15. A method, comprising:
- receiving a video signal in a set top box;
- receiving, in the set top box, an instruction to record a specified portion of the video signal, thereby creating a video sample; and
- providing, from the set top box, to a remote computer via a network, the video sample.
16. The method of claim 15, further comprising:
- obtaining, at the remote computer, reference video corresponding to the video sample; and
- performing, at the remote computer, a comparison of the video sample and the reference video.
17. The method of claim 16, further comprising generating a report that includes a result of the comparison.
18. The method of claim 16, further comprising storing a result of the comparison in a data warehouse.
19. The method of claim 16, further comprising correlating a result of the comparison with a metric associated with a second network used for providing the video signal.
20. The method of claim 15, wherein the network is an internet protocol (IP) network.
21. The method of claim 15, further comprising converting the video signal from a first format to a second format in the set top box.
22. The method of claim 15, further comprising specifying, at the remote computer, the specified portion of the video signal.
23. A method, comprising:
- providing, from a remote computer via a first network, a video signal to a set top box;
- receiving the video signal in the set top box;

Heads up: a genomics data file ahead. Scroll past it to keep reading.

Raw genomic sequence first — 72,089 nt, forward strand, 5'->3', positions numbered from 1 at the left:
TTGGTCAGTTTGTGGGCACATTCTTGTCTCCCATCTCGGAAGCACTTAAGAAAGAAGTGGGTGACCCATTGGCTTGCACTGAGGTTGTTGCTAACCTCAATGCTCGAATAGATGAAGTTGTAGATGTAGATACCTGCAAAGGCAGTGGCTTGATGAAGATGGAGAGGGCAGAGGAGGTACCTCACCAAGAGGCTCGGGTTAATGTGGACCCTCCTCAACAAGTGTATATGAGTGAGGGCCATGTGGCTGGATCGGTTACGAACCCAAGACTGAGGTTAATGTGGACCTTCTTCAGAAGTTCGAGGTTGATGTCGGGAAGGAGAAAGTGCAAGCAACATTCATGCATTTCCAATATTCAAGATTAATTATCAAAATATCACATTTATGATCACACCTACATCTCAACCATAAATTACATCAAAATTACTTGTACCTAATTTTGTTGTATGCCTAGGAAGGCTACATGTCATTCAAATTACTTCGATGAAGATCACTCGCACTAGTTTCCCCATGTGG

- providing, to the set top box, from the remote computer via a second network, an instruction to record a specified portion of the video signal;
- receiving, in the set top box, the instruction to record a specified portion of the video signal,
- in response to the instruction to record a specified portion of the video signal, creating a video sample in the set top box;
- providing, from the set top box, to the remote computer via the first network, the video sample;
- receiving, from the set top box, the video sample in the remote computer;
- obtaining in the remote computer reference video corresponding to the video sample; and
- performing a comparison of the video sample and the reference video in the remote computer.
International Classification: H04N 5/445 (20060101); H04N 11/00 (20060101); G06F 13/00 (20060101); H04N 7/00 (20060101); G06F 3/00 (20060101);